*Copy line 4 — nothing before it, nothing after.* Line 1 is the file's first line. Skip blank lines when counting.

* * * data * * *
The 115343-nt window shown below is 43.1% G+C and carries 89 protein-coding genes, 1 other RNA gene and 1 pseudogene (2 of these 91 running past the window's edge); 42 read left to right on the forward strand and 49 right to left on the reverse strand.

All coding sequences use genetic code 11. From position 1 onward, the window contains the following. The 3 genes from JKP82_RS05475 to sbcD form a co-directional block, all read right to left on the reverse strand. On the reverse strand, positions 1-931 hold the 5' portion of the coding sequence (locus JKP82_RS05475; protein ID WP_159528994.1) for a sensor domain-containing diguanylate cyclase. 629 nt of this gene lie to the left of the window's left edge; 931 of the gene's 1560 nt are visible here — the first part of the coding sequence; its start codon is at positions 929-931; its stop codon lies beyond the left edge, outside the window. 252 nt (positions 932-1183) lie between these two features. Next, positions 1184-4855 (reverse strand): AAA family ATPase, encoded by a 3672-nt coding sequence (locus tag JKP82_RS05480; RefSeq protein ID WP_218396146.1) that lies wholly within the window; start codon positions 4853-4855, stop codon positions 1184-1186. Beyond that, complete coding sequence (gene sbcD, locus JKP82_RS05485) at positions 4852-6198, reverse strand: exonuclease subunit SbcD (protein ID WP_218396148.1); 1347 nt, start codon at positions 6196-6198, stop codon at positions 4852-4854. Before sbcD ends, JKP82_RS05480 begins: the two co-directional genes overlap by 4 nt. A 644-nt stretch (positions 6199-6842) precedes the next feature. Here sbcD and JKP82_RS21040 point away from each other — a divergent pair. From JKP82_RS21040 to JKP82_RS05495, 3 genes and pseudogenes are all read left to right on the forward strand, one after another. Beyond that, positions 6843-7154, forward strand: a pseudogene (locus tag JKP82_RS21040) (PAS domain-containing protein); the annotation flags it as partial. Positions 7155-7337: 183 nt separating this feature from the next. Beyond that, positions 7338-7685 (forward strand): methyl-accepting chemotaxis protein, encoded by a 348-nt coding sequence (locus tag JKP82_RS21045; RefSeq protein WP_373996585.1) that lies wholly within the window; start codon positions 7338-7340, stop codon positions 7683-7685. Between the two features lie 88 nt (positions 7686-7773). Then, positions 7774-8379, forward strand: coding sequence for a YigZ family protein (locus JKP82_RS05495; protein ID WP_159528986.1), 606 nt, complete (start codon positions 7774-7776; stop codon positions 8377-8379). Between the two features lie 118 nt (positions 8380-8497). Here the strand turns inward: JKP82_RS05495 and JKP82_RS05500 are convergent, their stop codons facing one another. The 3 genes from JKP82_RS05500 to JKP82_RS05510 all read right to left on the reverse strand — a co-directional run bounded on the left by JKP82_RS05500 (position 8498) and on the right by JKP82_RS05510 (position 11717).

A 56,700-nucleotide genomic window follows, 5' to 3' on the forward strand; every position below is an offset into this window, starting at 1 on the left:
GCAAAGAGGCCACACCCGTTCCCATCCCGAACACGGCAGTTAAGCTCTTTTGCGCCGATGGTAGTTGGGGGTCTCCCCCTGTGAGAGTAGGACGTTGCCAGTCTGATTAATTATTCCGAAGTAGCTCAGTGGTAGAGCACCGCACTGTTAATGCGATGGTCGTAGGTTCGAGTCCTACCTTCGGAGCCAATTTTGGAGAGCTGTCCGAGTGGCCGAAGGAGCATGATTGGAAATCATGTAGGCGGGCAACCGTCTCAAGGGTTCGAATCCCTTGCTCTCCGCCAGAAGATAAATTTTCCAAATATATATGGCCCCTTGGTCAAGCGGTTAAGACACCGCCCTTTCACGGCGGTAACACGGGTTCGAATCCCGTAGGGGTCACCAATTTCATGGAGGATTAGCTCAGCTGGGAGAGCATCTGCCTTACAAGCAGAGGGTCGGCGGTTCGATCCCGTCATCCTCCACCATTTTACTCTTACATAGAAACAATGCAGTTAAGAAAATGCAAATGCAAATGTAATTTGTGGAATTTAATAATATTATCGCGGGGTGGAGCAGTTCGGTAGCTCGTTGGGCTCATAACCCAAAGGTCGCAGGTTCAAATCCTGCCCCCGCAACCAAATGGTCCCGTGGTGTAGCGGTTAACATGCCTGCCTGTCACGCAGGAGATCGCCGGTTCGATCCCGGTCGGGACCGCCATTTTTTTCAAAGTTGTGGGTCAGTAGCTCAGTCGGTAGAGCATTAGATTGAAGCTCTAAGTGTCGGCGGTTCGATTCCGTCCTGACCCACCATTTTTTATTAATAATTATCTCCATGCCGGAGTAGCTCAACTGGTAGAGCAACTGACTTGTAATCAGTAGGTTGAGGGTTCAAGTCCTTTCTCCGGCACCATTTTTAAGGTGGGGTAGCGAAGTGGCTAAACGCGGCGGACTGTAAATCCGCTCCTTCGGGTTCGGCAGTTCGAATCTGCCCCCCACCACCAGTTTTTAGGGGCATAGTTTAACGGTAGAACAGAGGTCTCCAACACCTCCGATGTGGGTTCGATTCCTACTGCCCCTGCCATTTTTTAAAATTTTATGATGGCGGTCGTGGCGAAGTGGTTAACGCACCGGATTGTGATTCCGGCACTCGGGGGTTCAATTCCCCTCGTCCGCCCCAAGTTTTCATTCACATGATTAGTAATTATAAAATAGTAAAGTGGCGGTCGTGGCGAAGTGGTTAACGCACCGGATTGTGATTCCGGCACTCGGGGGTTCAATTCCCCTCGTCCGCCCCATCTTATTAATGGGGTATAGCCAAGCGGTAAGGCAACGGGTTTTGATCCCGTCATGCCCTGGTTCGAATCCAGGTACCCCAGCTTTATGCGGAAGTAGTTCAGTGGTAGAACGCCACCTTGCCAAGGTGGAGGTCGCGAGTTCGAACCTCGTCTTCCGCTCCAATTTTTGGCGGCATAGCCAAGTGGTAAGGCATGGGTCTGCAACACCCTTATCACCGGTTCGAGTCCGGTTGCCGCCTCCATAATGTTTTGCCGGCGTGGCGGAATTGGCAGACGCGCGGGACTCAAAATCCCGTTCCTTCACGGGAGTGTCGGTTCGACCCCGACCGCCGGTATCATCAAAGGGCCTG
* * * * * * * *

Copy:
GCAAAGAGGCCACACCCGTTCCCATCCCGAACACGGCAGTTAAGCTCTTTTGCGCCGATGGTAGTTGGGGGTCTCCCCCTGTGAGAGTAGGACGTTGCCAGTCTGATTAATTATTCCGAAGTAGCTCAGTGGTAGAGCACCGCACTGTTAATGCGATGGTCGTAGGTTCGAGTCCTACCTTCGGAGCCAATTTTGGAGAGCTGTCCGAGTGGCCGAAGGAGCATGATTGGAAATCATGTAGGCGGGCAACCGTCTCAAGGGTTCGAATCCCTTGCTCTCCGCCAGAAGATAAATTTTCCAAATATATATGGCCCCTTGGTCAAGCGGTTAAGACACCGCCCTTTCACGGCGGTAACACGGGTTCGAATCCCGTAGGGGTCACCAATTTCATGGAGGATTAGCTCAGCTGGGAGAGCATCTGCCTTACAAGCAGAGGGTCGGCGGTTCGATCCCGTCATCCTCCACCATTTTACTCTTACATAGAAACAATGCAGTTAAGAAAATGCAAATGCAAATGTAATTTGTGGAATTTAATAATATTATCGCGGGGTGGAGCAGTTCGGTAGCTCGTTGGGCTCATAACCCAAAGGTCGCAGGTTCAAATCCTGCCCCCGCAACCAAATGGTCCCGTGGTGTAGCGGTTAACATGCCTGCCTGTCACGCAGGAGATCGCCGGTTCGATCCCGGTCGGGACCGCCATTTTTTTCAAAGTTGTGGGTCAGTAGCTCAGTCGGTAGAGCATTAGATTGAAGCTCTAAGTGTCGGCGGTTCGATTCCGTCCTGACCCACCATTTTTTATTAATAATTATCTCCATGCCGGAGTAGCTCAACTGGTAGAGCAACTGACTTGTAATCAGTAGGTTGAGGGTTCAAGTCCTTTCTCCGGCACCATTTTTAAGGTGGGGTAGCGAAGTGGCTAAACGCGGCGGACTGTAAATCCGCTCCTTCGGGTTCGGCAGTTCGAATCTGCCCCCCACCACCAGTTTTTAGGGGCATAGTTTAACGGTAGAACAGAGGTCTCCAACACCTCCGATGTGGGTTCGATTCCTACTGCCCCTGCCATTTTTTAAAATTTTATGATGGCGGTCGTGGCGAAGTGGTTAACGCACCGGATTGTGATTCCGGCACTCGGGGGTTCAATTCCCCTCGTCCGCCCCAAGTTTTCATTCACATGATTAGTAATTATAAAATAGTAAAGTGGCGGTCGTGGCGAAGTGGTTAACGCACCGGATTGTGATTCCGGCACTCGGGGGTTCAATTCCCCTCGTCCGCCCCATCTTATTAATGGGGTATAGCCAAGCGGTAAGGCAACGGGTTTTGATCCCGTCATGCCCTGGTTCGAATCCAGGTACCCCAGCTTTATGCGGAAGTAGTTCAGTGGTAGAACGCCACCTTGCCAAGGTGGAGGTCGCGAGTTCGAACCTCGTCTTCCGCTCCAATTTTTGGCGGCATAGCCAAGTGGTAAGGCATGGGTCTGCAACACCCTTATCACCGGTTCGAGTCCGGTTGCCGCCTCCATAATGTTTTGCCGGCGTGGCGGAATTGGCAGACGCGCGGGACTCAAAATCCCGTTCCTTCACGGGAGTGTCGGTTCGACCCCGACCGCCGGTATCATCAAAGGGCCTG